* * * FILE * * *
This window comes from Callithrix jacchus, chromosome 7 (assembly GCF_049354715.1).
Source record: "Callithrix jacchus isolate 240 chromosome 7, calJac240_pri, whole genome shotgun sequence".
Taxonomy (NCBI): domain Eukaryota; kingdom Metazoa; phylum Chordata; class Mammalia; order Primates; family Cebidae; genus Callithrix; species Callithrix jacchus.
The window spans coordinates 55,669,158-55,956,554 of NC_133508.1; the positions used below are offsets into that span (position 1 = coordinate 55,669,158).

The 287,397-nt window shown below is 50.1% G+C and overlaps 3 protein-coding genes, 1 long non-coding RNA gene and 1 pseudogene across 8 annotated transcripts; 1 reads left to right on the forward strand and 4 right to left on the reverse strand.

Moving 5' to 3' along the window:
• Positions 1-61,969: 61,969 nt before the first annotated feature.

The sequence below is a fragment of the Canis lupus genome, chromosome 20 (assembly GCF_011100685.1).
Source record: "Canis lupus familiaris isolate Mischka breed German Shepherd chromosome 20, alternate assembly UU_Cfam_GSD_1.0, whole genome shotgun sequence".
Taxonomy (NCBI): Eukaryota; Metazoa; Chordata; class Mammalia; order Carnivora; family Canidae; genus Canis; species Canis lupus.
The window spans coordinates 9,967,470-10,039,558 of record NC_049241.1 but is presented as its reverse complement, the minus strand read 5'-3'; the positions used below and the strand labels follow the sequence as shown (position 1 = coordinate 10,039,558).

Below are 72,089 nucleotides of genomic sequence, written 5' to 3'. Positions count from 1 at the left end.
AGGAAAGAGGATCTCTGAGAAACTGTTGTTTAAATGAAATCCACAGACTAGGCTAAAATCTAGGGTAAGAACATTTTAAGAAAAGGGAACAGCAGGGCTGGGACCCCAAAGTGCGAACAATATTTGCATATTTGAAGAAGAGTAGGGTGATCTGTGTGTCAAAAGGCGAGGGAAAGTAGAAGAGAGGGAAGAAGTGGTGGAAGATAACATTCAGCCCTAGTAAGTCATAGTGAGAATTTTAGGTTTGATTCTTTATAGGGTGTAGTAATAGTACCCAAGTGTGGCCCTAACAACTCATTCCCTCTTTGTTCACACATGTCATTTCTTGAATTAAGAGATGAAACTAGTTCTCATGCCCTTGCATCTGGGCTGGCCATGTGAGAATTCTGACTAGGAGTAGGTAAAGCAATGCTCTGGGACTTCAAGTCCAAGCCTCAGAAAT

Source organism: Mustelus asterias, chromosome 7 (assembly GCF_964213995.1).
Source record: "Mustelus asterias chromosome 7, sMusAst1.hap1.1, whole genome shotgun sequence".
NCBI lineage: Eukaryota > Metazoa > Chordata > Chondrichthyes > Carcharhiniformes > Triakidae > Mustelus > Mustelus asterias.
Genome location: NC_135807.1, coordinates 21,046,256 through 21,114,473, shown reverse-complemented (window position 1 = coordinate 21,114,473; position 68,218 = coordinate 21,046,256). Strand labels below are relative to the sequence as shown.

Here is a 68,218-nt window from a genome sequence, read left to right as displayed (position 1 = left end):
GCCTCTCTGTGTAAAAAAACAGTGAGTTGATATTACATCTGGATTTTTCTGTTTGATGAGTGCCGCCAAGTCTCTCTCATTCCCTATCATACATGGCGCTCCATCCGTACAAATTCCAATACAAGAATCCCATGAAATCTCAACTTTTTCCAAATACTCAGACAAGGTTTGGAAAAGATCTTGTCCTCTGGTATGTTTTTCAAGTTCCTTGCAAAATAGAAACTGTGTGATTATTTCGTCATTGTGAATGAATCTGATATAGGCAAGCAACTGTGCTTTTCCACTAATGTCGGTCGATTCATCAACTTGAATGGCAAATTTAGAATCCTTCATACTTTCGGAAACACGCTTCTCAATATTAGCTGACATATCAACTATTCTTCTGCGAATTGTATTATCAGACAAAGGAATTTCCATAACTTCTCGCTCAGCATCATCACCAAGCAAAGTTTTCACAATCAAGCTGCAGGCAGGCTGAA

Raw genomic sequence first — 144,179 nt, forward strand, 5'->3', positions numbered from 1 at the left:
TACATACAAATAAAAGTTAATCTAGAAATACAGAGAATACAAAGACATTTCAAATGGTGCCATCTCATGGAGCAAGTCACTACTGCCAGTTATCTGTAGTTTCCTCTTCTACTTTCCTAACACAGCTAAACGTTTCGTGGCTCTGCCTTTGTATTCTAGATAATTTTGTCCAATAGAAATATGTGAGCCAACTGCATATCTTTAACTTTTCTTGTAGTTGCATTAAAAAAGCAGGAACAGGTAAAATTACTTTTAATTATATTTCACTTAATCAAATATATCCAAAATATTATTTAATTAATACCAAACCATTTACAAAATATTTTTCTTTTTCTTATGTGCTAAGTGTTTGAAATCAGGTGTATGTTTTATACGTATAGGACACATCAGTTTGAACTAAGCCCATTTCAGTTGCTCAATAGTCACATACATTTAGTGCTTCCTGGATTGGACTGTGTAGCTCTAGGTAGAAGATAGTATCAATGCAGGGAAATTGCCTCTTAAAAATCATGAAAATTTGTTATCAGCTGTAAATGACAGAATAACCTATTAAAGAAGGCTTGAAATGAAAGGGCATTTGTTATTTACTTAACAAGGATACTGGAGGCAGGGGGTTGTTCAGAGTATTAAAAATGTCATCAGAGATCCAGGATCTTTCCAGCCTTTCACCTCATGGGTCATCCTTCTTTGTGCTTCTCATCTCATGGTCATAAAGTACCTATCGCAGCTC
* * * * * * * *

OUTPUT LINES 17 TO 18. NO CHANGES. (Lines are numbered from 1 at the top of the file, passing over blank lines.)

Genome location: NC_135807.1, coordinates 21,046,256 through 21,114,473, shown reverse-complemented (window position 1 = coordinate 21,114,473; position 68,218 = coordinate 21,046,256). Strand labels below are relative to the sequence as shown.

Here is a 68,218-nt window from a genome sequence, read left to right as displayed (position 1 = left end):